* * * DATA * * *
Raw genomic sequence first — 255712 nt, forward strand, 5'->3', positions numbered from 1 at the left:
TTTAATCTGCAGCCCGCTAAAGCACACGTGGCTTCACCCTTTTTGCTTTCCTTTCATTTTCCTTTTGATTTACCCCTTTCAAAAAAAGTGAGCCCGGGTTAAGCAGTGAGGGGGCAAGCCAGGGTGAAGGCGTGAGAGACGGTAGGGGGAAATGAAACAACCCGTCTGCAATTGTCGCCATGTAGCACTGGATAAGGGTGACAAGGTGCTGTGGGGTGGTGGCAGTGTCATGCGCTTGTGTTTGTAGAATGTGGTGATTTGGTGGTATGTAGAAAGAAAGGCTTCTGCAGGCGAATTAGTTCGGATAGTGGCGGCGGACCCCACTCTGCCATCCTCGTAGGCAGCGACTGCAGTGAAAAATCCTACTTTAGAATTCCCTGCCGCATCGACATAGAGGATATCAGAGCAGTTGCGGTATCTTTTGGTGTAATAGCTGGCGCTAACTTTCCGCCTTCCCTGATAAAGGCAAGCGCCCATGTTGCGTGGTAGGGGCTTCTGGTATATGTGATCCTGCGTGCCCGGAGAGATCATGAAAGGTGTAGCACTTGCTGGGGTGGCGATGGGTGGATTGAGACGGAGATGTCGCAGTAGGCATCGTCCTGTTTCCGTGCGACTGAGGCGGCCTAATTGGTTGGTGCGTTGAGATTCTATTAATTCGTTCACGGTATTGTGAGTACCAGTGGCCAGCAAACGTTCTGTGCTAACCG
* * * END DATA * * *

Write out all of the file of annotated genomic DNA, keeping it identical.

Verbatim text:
Raw genomic sequence first — 255712 nt, forward strand, 5'->3', positions numbered from 1 at the left:
TTTAATCTGCAGCCCGCTAAAGCACACGTGGCTTCACCCTTTTTGCTTTCCTTTCATTTTCCTTTTGATTTACCCCTTTCAAAAAAAGTGAGCCCGGGTTAAGCAGTGAGGGGGCAAGCCAGGGTGAAGGCGTGAGAGACGGTAGGGGGAAATGAAACAACCCGTCTGCAATTGTCGCCATGTAGCACTGGATAAGGGTGACAAGGTGCTGTGGGGTGGTGGCAGTGTCATGCGCTTGTGTTTGTAGAATGTGGTGATTTGGTGGTATGTAGAAAGAAAGGCTTCTGCAGGCGAATTAGTTCGGATAGTGGCGGCGGACCCCACTCTGCCATCCTCGTAGGCAGCGACTGCAGTGAAAAATCCTACTTTAGAATTCCCTGCCGCATCGACATAGAGGATATCAGAGCAGTTGCGGTATCTTTTGGTGTAATAGCTGGCGCTAACTTTCCGCCTTCCCTGATAAAGGCAAGCGCCCATGTTGCGTGGTAGGGGCTTCTGGTATATGTGATCCTGCGTGCCCGGAGAGATCATGAAAGGTGTAGCACTTGCTGGGGTGGCGATGGGTGGATTGAGACGGAGATGTCGCAGTAGGCATCGTCCTGTTTCCGTGCGACTGAGGCGGCCTAATTGGTTGGTGCGTTGAGATTCTATTAATTCGTTCACGGTATTGTGAGTACCAGTGGCCAGCAAACGTTCTGTGCTAACCG